These actually are not fired??
No they are not fried.
These are delicious! They were good before even adding the onion/parsely (in fact adding the parsley/onion worked to hide a bit of the tomato flavor so I wish I used more tomato!). I think cilantro would've been good with them as well. I used green lentil since that was what was already on my stove when I found this recipe and couscous for ease since I've never had luck getting bulgur to cook by just letting it sit in hot/boiling water (maybe different brands?). I doubled the recipe and threw a fresh tomato I needed to use up in place of some of the tomato paste. I personally really like the taste of fried tomato and onion so next time I'll probably just use fresh altogether rather than the tomato paste. I ended up sprinkling on a little more cumin and black pepper at the end (because I never know when enough is enough) and realized it's this spice combo which gives more of a 'meaty' taste that I'm personally not a fan of- just a warning to others not to go over the recipe if they don't want this. With some tahini-lemon-garlic sauce as well, they're great!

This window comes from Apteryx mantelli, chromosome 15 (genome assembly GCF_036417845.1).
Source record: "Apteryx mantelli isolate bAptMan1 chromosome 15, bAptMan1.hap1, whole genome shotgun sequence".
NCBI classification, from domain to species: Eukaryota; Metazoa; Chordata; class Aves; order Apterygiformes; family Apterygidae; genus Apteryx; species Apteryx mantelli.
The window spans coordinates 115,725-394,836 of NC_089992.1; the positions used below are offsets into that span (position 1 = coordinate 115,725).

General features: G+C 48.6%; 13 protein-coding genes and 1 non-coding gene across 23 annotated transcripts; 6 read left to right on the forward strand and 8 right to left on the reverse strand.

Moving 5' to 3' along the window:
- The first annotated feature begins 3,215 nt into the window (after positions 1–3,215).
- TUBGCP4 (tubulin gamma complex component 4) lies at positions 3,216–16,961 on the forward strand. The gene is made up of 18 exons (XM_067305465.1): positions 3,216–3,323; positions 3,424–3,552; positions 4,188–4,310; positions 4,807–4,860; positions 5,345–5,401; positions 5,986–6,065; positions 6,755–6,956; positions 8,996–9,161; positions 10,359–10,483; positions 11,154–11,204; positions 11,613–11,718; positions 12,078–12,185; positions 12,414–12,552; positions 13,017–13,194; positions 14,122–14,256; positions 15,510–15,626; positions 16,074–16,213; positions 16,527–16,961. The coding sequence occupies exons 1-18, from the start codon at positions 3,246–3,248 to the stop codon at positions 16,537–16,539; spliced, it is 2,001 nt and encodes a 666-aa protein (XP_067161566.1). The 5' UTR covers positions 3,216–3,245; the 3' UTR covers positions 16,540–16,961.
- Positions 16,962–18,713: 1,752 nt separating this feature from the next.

Hi Natalie! So glad that you loved these! Never used cilantro in this recipe but sounds like a good idea. Mom sometimes uses green lentil too, but they are not as smooth as red lentils when mashed. Cumin and black pepper are two of my favorite spices and love to add a lot of these in this recipe. The tahini sauce sounds great! Will try it next time! Thank you so much for sharing your experience with us!
I've made these köfte several times myself and loved them always, thank you for the reminder, I will have to make them very soon again. Beautiful pictures and I like the tip of eating them in salad leaves with pomegranate molasses, I have never had them that way.
My 3 1/2 year old and I made these today. We have made this several times and my daughter loves them. She really enjoyed mixing and squeezing and kneading with her hands! It is as fun as playdough....who says you can't play with your food!